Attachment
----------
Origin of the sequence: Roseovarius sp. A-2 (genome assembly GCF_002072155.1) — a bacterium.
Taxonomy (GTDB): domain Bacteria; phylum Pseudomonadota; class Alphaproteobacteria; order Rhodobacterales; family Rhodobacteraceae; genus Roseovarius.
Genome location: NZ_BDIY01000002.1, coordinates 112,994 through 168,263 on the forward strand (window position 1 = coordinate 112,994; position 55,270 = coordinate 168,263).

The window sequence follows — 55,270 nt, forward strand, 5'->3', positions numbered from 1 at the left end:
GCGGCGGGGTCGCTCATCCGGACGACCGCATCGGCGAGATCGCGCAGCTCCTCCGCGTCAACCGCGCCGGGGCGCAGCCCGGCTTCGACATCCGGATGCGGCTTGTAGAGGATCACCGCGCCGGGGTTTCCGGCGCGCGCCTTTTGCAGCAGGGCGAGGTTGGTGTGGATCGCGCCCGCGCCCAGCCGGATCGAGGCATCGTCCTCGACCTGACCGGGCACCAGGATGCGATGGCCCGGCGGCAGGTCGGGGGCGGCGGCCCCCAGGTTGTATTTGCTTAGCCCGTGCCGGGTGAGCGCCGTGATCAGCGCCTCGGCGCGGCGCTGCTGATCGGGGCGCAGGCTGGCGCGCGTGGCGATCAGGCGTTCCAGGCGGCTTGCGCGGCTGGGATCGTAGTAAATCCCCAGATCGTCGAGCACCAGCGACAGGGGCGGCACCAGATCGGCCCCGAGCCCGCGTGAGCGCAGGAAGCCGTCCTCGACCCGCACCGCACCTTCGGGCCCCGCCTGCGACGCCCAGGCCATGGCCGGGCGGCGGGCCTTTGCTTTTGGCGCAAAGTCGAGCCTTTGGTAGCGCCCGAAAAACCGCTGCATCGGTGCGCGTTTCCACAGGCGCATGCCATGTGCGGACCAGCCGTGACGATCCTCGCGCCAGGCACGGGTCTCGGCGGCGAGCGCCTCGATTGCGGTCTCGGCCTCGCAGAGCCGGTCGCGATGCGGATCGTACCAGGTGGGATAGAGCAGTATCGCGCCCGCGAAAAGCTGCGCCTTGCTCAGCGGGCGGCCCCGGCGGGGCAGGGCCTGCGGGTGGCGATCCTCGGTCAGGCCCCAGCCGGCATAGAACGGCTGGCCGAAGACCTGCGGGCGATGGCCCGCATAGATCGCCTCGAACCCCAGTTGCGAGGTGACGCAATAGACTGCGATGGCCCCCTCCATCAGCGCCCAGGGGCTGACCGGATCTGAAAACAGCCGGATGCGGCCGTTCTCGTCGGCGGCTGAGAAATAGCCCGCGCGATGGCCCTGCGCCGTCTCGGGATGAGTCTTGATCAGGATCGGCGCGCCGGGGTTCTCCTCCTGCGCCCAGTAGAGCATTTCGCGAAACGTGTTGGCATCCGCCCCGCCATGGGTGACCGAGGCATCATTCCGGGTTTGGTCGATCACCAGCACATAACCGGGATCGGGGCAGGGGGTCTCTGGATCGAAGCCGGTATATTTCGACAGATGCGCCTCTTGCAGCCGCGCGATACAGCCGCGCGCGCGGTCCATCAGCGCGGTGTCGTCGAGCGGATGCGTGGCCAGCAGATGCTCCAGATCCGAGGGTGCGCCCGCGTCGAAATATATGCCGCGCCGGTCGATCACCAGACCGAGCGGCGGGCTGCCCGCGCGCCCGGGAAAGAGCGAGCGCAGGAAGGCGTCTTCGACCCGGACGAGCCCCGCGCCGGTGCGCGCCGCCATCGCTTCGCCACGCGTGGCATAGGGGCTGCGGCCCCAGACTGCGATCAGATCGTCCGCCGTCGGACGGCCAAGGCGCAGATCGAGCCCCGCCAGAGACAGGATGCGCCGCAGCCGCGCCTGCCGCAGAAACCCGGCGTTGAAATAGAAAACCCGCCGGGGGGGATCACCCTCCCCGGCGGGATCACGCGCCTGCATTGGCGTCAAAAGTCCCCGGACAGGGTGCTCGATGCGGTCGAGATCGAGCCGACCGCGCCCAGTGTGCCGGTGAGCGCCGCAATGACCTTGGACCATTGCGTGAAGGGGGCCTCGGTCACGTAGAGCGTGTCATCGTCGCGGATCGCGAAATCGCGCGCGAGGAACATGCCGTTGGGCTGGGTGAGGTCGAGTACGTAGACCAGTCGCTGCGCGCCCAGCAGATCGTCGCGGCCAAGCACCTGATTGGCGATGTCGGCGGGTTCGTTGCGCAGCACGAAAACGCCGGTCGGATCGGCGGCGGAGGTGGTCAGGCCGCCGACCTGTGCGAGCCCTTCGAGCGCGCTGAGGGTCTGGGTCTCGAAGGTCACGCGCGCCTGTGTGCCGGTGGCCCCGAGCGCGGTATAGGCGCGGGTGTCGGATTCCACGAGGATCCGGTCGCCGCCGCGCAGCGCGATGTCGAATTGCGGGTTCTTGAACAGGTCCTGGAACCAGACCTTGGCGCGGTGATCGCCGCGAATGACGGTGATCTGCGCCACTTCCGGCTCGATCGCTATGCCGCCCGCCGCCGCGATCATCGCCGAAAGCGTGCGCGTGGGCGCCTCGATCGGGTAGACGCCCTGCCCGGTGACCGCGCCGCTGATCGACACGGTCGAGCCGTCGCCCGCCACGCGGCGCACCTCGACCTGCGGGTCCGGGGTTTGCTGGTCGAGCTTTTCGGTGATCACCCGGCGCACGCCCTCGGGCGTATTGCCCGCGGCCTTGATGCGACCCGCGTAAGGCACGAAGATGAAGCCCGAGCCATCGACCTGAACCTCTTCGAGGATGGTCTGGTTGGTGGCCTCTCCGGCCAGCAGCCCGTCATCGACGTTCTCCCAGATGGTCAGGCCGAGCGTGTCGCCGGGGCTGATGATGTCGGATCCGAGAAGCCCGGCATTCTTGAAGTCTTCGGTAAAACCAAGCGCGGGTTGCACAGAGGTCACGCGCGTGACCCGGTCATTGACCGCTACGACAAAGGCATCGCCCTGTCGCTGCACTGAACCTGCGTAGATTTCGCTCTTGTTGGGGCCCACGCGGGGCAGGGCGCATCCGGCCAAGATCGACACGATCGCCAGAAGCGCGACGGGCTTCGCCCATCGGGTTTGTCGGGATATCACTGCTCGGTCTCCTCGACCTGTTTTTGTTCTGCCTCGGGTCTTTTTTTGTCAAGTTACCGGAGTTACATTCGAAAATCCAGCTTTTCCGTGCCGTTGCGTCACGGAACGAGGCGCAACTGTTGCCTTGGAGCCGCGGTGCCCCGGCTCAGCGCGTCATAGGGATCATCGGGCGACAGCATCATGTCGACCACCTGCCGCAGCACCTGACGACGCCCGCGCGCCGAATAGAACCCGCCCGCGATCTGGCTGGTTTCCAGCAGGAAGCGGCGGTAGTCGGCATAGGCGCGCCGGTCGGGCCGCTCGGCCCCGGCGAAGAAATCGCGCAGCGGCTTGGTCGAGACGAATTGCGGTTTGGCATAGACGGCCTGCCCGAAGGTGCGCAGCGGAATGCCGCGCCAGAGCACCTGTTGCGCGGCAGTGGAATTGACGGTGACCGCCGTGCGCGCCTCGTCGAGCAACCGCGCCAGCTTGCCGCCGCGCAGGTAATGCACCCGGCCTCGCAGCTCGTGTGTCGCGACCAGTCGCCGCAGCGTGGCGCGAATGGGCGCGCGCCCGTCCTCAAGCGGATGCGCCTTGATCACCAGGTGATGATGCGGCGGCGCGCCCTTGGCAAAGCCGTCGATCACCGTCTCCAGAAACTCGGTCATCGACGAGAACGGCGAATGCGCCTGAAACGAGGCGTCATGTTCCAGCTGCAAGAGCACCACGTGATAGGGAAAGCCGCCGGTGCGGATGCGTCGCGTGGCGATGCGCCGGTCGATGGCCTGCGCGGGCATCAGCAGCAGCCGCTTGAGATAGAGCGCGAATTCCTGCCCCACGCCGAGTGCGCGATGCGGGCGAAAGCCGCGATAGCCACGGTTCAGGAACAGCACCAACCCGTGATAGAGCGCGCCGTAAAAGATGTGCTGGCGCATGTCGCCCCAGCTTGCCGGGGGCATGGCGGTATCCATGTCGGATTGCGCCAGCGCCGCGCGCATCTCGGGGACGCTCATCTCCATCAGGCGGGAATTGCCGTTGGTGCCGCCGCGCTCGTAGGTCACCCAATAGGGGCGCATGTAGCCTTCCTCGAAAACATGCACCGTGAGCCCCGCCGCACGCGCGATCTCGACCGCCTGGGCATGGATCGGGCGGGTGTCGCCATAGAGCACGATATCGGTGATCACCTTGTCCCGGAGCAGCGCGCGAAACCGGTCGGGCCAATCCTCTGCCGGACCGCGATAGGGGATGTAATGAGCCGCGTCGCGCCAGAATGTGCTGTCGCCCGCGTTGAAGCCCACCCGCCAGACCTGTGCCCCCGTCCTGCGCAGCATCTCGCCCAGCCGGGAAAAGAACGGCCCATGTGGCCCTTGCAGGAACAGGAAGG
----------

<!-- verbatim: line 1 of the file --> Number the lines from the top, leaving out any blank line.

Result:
Origin of the sequence: Roseovarius sp. A-2 (genome assembly GCF_002072155.1) — a bacterium.